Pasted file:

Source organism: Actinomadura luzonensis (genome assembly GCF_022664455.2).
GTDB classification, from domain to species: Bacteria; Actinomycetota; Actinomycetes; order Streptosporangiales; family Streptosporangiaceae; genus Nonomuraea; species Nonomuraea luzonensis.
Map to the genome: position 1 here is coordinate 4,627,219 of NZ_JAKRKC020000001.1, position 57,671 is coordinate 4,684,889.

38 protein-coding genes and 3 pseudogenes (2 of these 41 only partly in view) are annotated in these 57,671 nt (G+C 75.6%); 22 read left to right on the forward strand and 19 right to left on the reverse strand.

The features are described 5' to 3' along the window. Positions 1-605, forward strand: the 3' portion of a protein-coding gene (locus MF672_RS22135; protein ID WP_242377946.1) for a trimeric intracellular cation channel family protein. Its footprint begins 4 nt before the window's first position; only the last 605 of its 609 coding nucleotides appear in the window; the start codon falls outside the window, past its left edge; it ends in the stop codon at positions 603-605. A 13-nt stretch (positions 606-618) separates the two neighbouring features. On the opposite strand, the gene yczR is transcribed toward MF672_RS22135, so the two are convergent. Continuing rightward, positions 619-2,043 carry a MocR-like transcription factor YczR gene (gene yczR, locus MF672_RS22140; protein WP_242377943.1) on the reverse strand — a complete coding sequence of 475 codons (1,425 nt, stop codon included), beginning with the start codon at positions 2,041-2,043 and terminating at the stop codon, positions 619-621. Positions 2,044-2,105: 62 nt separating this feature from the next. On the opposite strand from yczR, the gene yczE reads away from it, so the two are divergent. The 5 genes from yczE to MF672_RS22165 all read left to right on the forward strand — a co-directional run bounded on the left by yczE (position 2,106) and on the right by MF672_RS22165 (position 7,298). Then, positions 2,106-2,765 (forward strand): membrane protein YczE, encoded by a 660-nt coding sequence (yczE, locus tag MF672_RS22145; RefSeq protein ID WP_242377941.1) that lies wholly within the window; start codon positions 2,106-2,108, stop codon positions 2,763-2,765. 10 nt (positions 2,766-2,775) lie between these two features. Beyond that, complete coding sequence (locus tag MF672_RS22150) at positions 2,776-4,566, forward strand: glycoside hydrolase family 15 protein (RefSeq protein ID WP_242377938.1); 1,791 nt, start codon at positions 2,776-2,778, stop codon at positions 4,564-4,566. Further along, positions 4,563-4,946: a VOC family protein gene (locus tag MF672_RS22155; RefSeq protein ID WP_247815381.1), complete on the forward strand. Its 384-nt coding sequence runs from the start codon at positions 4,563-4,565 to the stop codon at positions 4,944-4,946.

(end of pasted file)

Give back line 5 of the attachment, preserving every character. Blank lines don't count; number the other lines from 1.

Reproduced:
The features are described 5' to 3' along the window. Positions 1-605, forward strand: the 3' portion of a protein-coding gene (locus MF672_RS22135; protein ID WP_242377946.1) for a trimeric intracellular cation channel family protein. Its footprint begins 4 nt before the window's first position; only the last 605 of its 609 coding nucleotides appear in the window; the start codon falls outside the window, past its left edge; it ends in the stop codon at positions 603-605. A 13-nt stretch (positions 606-618) separates the two neighbouring features. On the opposite strand, the gene yczR is transcribed toward MF672_RS22135, so the two are convergent. Continuing rightward, positions 619-2,043 carry a MocR-like transcription factor YczR gene (gene yczR, locus MF672_RS22140; protein WP_242377943.1) on the reverse strand — a complete coding sequence of 475 codons (1,425 nt, stop codon included), beginning with the start codon at positions 2,041-2,043 and terminating at the stop codon, positions 619-621. Positions 2,044-2,105: 62 nt separating this feature from the next. On the opposite strand from yczR, the gene yczE reads away from it, so the two are divergent. The 5 genes from yczE to MF672_RS22165 all read left to right on the forward strand — a co-directional run bounded on the left by yczE (position 2,106) and on the right by MF672_RS22165 (position 7,298). Then, positions 2,106-2,765 (forward strand): membrane protein YczE, encoded by a 660-nt coding sequence (yczE, locus tag MF672_RS22145; RefSeq protein ID WP_242377941.1) that lies wholly within the window; start codon positions 2,106-2,108, stop codon positions 2,763-2,765. 10 nt (positions 2,766-2,775) lie between these two features. Beyond that, complete coding sequence (locus tag MF672_RS22150) at positions 2,776-4,566, forward strand: glycoside hydrolase family 15 protein (RefSeq protein ID WP_242377938.1); 1,791 nt, start codon at positions 2,776-2,778, stop codon at positions 4,564-4,566. Further along, positions 4,563-4,946: a VOC family protein gene (locus tag MF672_RS22155; RefSeq protein ID WP_247815381.1), complete on the forward strand. Its 384-nt coding sequence runs from the start codon at positions 4,563-4,565 to the stop codon at positions 4,944-4,946.